County-Level Socioeconomic Status and Cancer Rates (abstract)

County-Level Socioeconomic Status and Cancer Rates in Texas, 2001-2005 (abstract)

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Abstract of Journal Article - October 2010

  Tex Med . 2010;106(10):53.

By David R. Risser, PhD, MPH; Eric A. Miller, PhD; Melanie A. Williams, PhD; and Lewis E. Foxhall, MD

Drs Risser, Miller, and Williams, Cancer Epidemiology and Surveillance Branch, Texas Department of State Health Services, Austin, Texas; Dr Foxhall, The University of Texas Health Science Center, Houston, Texas. Send correspondence to David R. Risser, PhD, MPH, Cancer Epidemiology and Surveillance Branch MC 1928, Texas Department of State Health Services, PO Box 149347, Austin, TX 78714-9347; e-mail:  David.Risser@dshs.state.tx.us .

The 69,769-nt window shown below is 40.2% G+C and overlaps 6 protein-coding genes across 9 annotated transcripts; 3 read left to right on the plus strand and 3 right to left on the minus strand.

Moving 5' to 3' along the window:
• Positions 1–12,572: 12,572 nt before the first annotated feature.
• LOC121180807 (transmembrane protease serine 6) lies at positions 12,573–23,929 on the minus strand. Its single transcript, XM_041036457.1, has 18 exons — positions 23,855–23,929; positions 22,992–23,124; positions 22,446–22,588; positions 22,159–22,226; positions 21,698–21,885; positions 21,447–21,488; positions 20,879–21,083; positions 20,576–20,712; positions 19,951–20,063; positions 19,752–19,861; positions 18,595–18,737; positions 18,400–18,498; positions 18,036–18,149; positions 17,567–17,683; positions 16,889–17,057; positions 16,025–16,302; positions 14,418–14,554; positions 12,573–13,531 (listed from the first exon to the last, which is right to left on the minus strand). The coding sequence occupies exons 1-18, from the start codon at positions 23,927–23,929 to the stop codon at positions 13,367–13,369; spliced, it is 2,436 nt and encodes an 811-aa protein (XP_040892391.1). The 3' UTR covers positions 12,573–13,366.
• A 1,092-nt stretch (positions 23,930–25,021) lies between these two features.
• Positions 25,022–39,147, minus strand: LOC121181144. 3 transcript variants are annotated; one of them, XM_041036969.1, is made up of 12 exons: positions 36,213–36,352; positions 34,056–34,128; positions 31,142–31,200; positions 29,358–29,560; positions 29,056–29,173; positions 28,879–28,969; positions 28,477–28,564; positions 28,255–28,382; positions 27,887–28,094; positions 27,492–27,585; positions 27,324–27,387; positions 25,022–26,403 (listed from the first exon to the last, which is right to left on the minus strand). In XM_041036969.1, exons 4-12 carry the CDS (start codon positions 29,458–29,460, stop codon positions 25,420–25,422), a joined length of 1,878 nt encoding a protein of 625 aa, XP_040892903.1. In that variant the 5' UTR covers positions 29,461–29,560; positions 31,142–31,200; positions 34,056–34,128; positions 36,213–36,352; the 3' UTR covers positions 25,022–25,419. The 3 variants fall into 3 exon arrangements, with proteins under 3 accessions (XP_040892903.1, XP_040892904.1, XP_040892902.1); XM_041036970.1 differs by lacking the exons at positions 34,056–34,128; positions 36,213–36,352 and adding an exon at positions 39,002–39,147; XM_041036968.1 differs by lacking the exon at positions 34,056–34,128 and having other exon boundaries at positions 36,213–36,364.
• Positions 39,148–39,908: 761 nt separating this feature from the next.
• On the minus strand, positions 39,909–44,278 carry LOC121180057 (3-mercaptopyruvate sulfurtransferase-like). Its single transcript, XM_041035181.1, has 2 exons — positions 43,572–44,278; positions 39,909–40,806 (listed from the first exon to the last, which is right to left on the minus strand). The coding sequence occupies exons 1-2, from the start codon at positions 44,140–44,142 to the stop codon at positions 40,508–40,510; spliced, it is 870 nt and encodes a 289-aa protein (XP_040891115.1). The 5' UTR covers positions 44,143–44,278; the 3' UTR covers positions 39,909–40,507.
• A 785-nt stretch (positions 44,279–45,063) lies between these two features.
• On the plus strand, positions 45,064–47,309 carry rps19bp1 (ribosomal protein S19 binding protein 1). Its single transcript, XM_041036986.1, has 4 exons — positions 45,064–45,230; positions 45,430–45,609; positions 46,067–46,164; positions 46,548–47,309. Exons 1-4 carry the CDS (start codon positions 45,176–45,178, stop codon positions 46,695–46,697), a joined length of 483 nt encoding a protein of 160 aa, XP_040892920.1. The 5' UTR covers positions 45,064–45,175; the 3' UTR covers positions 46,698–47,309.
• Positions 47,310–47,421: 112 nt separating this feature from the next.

Previous studies have shown that a person's socioeconomic status (SES) (a proxy measure that can incorporate income, wealth, education, and occupation) is associated with cancer incidence and mortality. Examining variation in cancer rates by SES can help identify health disparities and target areas for cancer control activities. The Texas Cancer Registry (TCR) collects data on every newly diagnosed case of cancer in Texas, including personal and demographic data, but does not collect data related directly to SES. Using a county-level measure of SES determined by the 2000 US Census, we compared cancer incidence and mortality rates for selected cancer sites by counties categorized into Low, Intermediate, and High SES. The cancers examined in this analysis included lung, colorectal, female breast, prostate, cervical, and all cancers collected by TCR combined. Consistent with other studies, most incidence and mortality rates were lowest in the High SES counties. However, in general, the highest incidence and mortality rates were found in counties categorized as Intermediate SES, but patterns differed by cancer site and by race and ethnicity. This study provides additional evidence that geographically related SES is associated with cancer incidence and mortality.

 

 

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